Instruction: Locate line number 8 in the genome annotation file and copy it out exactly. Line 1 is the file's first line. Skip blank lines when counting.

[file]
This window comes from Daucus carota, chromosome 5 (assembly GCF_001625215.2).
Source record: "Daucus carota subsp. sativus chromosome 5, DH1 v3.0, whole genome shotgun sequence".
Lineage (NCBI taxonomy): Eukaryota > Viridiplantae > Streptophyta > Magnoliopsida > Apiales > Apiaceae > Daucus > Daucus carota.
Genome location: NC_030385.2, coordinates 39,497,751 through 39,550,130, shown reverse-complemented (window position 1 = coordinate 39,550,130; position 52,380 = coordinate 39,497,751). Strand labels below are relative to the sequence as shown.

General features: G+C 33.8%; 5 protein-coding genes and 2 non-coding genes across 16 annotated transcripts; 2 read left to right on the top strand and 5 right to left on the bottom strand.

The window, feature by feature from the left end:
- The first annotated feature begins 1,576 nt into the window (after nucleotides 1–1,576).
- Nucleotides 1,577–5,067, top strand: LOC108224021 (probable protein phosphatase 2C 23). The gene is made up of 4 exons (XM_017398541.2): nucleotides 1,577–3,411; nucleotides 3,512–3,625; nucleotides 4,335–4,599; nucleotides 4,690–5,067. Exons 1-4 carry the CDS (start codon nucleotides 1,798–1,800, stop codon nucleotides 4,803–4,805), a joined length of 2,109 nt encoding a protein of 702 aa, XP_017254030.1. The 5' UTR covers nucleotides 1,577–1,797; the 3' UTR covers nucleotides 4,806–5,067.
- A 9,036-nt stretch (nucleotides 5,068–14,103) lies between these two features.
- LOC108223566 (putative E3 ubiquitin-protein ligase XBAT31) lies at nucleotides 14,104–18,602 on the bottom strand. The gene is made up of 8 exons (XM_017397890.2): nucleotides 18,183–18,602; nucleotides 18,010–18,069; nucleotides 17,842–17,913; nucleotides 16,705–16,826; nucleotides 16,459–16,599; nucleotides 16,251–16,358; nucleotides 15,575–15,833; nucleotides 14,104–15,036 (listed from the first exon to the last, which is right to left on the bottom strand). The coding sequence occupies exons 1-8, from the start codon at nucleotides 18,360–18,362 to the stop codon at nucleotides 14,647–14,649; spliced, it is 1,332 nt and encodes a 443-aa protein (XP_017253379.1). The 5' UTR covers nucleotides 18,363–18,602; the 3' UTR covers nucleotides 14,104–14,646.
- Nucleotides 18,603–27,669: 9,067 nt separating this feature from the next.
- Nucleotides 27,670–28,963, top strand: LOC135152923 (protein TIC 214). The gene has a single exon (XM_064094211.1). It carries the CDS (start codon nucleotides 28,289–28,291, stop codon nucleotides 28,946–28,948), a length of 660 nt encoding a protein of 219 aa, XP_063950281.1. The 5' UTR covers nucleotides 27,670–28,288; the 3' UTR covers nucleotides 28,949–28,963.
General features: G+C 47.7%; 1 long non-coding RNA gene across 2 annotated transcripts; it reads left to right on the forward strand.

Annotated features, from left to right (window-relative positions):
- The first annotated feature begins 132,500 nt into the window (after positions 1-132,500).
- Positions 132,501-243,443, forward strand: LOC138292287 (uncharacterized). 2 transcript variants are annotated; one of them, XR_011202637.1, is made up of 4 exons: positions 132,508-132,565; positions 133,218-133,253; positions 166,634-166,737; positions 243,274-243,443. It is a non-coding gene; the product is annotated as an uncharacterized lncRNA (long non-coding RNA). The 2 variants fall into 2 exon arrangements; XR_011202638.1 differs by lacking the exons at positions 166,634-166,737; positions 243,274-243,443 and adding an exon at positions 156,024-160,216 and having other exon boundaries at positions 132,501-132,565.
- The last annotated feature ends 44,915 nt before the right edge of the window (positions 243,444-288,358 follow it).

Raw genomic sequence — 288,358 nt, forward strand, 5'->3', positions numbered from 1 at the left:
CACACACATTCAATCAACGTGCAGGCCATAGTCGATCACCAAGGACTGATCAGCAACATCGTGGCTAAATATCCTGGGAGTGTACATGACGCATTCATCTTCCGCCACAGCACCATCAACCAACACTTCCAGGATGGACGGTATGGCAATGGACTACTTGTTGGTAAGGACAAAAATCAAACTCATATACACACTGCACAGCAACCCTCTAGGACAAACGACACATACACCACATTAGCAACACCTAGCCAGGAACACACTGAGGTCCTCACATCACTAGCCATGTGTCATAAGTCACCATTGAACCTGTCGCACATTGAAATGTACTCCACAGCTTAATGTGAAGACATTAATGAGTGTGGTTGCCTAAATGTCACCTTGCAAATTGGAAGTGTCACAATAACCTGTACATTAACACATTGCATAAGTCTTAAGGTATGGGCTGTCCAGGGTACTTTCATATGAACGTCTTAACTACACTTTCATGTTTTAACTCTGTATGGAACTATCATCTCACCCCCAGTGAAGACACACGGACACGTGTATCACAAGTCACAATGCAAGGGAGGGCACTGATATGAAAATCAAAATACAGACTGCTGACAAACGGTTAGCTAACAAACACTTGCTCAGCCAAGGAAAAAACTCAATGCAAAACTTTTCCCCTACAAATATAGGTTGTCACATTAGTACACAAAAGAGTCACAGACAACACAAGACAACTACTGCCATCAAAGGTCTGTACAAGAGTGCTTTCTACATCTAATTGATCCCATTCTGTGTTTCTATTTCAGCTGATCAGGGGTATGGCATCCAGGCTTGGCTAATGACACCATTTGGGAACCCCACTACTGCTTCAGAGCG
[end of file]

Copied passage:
- Nucleotides 1,577–5,067, top strand: LOC108224021 (probable protein phosphatase 2C 23). The gene is made up of 4 exons (XM_017398541.2): nucleotides 1,577–3,411; nucleotides 3,512–3,625; nucleotides 4,335–4,599; nucleotides 4,690–5,067. Exons 1-4 carry the CDS (start codon nucleotides 1,798–1,800, stop codon nucleotides 4,803–4,805), a joined length of 2,109 nt encoding a protein of 702 aa, XP_017254030.1. The 5' UTR covers nucleotides 1,577–1,797; the 3' UTR covers nucleotides 4,806–5,067.